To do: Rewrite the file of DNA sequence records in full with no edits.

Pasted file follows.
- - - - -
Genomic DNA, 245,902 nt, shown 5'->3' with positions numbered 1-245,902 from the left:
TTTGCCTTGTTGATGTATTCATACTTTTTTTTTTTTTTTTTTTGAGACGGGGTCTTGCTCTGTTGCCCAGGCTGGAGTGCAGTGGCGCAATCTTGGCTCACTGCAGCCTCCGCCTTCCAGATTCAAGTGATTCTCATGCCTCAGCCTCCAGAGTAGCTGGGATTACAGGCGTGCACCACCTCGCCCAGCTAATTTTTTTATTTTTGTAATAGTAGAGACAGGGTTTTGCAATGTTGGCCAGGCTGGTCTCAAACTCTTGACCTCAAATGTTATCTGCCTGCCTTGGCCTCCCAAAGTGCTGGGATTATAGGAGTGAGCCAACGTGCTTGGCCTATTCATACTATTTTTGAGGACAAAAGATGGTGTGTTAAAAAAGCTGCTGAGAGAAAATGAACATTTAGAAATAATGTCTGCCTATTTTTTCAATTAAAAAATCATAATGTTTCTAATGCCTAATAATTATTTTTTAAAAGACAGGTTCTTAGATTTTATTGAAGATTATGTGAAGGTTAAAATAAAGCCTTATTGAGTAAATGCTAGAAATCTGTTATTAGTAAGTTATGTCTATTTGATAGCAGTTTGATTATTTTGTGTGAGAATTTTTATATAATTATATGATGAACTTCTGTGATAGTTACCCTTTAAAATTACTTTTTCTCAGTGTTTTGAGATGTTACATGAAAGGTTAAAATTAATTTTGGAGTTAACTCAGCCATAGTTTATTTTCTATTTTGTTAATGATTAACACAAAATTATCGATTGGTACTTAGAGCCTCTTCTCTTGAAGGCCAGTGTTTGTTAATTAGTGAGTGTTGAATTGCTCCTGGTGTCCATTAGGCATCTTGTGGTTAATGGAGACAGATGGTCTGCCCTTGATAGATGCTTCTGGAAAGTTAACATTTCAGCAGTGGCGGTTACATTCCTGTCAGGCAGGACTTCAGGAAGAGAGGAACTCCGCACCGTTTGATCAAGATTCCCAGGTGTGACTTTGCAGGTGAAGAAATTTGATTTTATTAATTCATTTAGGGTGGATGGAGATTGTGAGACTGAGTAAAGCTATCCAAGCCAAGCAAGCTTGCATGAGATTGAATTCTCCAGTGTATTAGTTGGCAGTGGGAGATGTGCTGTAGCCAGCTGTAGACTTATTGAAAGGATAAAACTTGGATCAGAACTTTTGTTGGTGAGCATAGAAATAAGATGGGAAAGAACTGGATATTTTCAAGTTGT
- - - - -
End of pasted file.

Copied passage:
Genomic DNA, 245,902 nt, shown 5'->3' with positions numbered 1-245,902 from the left:
TTTGCCTTGTTGATGTATTCATACTTTTTTTTTTTTTTTTTTTGAGACGGGGTCTTGCTCTGTTGCCCAGGCTGGAGTGCAGTGGCGCAATCTTGGCTCACTGCAGCCTCCGCCTTCCAGATTCAAGTGATTCTCATGCCTCAGCCTCCAGAGTAGCTGGGATTACAGGCGTGCACCACCTCGCCCAGCTAATTTTTTTATTTTTGTAATAGTAGAGACAGGGTTTTGCAATGTTGGCCAGGCTGGTCTCAAACTCTTGACCTCAAATGTTATCTGCCTGCCTTGGCCTCCCAAAGTGCTGGGATTATAGGAGTGAGCCAACGTGCTTGGCCTATTCATACTATTTTTGAGGACAAAAGATGGTGTGTTAAAAAAGCTGCTGAGAGAAAATGAACATTTAGAAATAATGTCTGCCTATTTTTTCAATTAAAAAATCATAATGTTTCTAATGCCTAATAATTATTTTTTAAAAGACAGGTTCTTAGATTTTATTGAAGATTATGTGAAGGTTAAAATAAAGCCTTATTGAGTAAATGCTAGAAATCTGTTATTAGTAAGTTATGTCTATTTGATAGCAGTTTGATTATTTTGTGTGAGAATTTTTATATAATTATATGATGAACTTCTGTGATAGTTACCCTTTAAAATTACTTTTTCTCAGTGTTTTGAGATGTTACATGAAAGGTTAAAATTAATTTTGGAGTTAACTCAGCCATAGTTTATTTTCTATTTTGTTAATGATTAACACAAAATTATCGATTGGTACTTAGAGCCTCTTCTCTTGAAGGCCAGTGTTTGTTAATTAGTGAGTGTTGAATTGCTCCTGGTGTCCATTAGGCATCTTGTGGTTAATGGAGACAGATGGTCTGCCCTTGATAGATGCTTCTGGAAAGTTAACATTTCAGCAGTGGCGGTTACATTCCTGTCAGGCAGGACTTCAGGAAGAGAGGAACTCCGCACCGTTTGATCAAGATTCCCAGGTGTGACTTTGCAGGTGAAGAAATTTGATTTTATTAATTCATTTAGGGTGGATGGAGATTGTGAGACTGAGTAAAGCTATCCAAGCCAAGCAAGCTTGCATGAGATTGAATTCTCCAGTGTATTAGTTGGCAGTGGGAGATGTGCTGTAGCCAGCTGTAGACTTATTGAAAGGATAAAACTTGGATCAGAACTTTTGTTGGTGAGCATAGAAATAAGATGGGAAAGAACTGGATATTTTCAAGTTGT